Here is songwriter Ricky Atkinson singing a song (also recorded by the Kingdom Heirs) that recounts this story:

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Friday News Roundup #215

Worth Knowing

  • Singing News posted the 2014 Fan Awards top ten nominees here.

Worth Reading

This week’s featured Letter to the Editor is from J.E. Butler. Commenting on yesterday’s post, Doing the Little Things, he shared some stories of his own:

My son will soon be 35. When I was probably his age – 26 years ago, I purchased for him one of the green bus/piggy banks from the Cathedrals’ table during a concert. My son wanted to meet the bass singer – and he was carrying the bus/piggy bank when we went to meet George Younce. Seeing the bus, Younce reached in his pocket and came out with a $5 bill and put it in the bus without saying a word about it. I saw him do it – but no one else did. Legacy…which I think makes the name Legacy V so perfect…

On a night that Gus Gaches was traveling with L5 but not yet a member, my sister purchased probably $100+ from the Booth Brothers. After she had made her purchase, she noticed a CD by their dad, Ron Booth. My sister told Ronnie how much she loved to hear his dad sing. He reached over, grabbed his dad’s CD, and dropped it in her bag. Steps to a legacy – and a life-long fan not only of Ron Booth, but Ronnie and Michael.

Worth Watching

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Doing the Little Things

Yesterday, I bought the new Gaither Vocal Band hymns CD at Wal-Mart. As I was checking out, the cashier, to my surprise, commented that she remembered when Larnelle Harris was with the group, and particularly enjoyed that lineup.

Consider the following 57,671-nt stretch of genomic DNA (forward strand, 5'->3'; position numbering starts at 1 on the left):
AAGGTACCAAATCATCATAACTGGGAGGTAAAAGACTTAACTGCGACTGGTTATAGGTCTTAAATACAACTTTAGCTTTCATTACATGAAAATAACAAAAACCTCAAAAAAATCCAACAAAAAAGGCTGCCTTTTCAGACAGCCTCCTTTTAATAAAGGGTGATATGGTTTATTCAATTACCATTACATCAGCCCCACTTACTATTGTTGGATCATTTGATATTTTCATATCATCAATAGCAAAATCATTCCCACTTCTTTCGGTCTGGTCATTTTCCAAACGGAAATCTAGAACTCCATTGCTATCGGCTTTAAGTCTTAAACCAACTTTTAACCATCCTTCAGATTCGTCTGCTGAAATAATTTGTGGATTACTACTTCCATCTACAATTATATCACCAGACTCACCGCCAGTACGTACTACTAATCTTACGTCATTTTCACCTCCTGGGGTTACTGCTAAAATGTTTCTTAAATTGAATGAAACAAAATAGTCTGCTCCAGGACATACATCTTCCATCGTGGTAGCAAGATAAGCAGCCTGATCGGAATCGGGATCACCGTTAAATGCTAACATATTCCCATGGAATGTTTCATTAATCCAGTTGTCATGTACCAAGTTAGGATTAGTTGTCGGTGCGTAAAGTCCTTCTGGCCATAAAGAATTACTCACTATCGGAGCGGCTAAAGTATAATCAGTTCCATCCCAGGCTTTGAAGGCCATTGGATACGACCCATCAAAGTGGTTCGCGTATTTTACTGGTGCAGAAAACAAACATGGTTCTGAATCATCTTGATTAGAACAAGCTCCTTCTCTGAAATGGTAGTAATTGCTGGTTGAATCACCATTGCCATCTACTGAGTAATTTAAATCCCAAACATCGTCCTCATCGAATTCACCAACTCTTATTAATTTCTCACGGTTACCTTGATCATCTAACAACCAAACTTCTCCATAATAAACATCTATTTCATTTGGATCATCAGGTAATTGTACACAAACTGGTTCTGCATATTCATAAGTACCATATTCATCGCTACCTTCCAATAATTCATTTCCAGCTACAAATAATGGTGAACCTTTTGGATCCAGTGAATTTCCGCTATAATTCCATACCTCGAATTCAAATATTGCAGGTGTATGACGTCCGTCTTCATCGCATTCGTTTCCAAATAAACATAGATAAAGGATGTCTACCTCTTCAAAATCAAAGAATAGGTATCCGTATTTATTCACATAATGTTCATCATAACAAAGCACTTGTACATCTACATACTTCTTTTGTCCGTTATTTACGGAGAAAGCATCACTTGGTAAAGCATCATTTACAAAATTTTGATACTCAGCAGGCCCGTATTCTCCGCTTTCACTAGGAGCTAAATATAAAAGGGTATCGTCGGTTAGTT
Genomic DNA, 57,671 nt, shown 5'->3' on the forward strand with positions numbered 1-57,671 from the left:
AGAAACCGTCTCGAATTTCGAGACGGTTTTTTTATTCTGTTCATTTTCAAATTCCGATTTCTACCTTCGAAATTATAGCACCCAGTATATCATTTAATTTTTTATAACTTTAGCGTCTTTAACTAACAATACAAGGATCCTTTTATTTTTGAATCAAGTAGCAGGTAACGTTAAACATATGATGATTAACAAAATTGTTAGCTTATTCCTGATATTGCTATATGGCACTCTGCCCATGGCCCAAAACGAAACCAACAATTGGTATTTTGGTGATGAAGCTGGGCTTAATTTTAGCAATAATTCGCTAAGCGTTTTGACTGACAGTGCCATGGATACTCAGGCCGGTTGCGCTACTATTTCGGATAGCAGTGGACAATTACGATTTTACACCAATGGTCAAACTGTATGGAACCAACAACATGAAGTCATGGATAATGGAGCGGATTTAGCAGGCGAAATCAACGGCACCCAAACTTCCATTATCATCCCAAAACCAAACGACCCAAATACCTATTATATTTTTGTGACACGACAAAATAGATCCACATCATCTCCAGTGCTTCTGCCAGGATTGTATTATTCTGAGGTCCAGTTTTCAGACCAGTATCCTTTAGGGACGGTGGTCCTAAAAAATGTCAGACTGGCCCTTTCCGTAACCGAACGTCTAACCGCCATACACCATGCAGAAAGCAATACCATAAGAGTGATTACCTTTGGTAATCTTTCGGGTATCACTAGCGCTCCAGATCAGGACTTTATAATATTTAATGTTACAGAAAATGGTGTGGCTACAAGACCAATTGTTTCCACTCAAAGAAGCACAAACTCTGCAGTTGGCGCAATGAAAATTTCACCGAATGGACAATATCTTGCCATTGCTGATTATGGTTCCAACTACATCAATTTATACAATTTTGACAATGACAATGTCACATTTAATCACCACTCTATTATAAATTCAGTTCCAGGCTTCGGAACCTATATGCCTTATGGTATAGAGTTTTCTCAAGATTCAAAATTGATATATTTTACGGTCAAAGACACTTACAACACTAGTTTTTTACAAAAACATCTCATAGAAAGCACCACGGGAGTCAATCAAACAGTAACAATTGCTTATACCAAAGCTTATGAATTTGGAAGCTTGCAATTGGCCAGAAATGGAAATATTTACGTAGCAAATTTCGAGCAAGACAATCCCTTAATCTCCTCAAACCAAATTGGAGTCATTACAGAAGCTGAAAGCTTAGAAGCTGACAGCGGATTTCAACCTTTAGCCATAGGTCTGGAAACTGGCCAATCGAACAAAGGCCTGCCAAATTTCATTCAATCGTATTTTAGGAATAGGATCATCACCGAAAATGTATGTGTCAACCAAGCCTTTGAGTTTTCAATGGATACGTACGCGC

Then she told a story. Back in the mid-’90s, she was a security guard at a local mall. The mall didn’t like trucks parking in its lots overnight. So when she saw one, she was supposed to ask them to park somewhere else.

 

One night, she looked out into the parking lot and saw a bus. She went out to see it and saw a little sticker that said that the bus belonged to the Cathedral Quartet. She knocked on the door anyhow, and asked the bus driver if he could go to a nearby hotel instead. He said that he had already been there, and they didn’t have any vacancies.

The cashier told me, “I thought God would be mad with me if I didn’t let The Cathedrals get a good night’s sleep.” So she told the bus driver that she wouldn’t turn them in.

The point of this story isn’t whether or not the security guard made the right decision, and the point isn’t whether or not God would have been upset with a guard who asked them to park the bus somewhere else. The point is in what happened the next morning: The Cathedrals tracked down the security guard, thanked her for letting them get a good night’s sleep, and gave her complimentary tickets to their concert that night. 

Thanks to that little gesture, twenty years later, she is still telling people—even strangers—how gracious the Cathedrals were.

Why do the little things? Why go out of your way to be gracious to people who probably won’t do anything to advance your career? And why does it matter what a cashier at Wal-Mart thinks of you, fifteen years after your retirement?

That’s your legacy.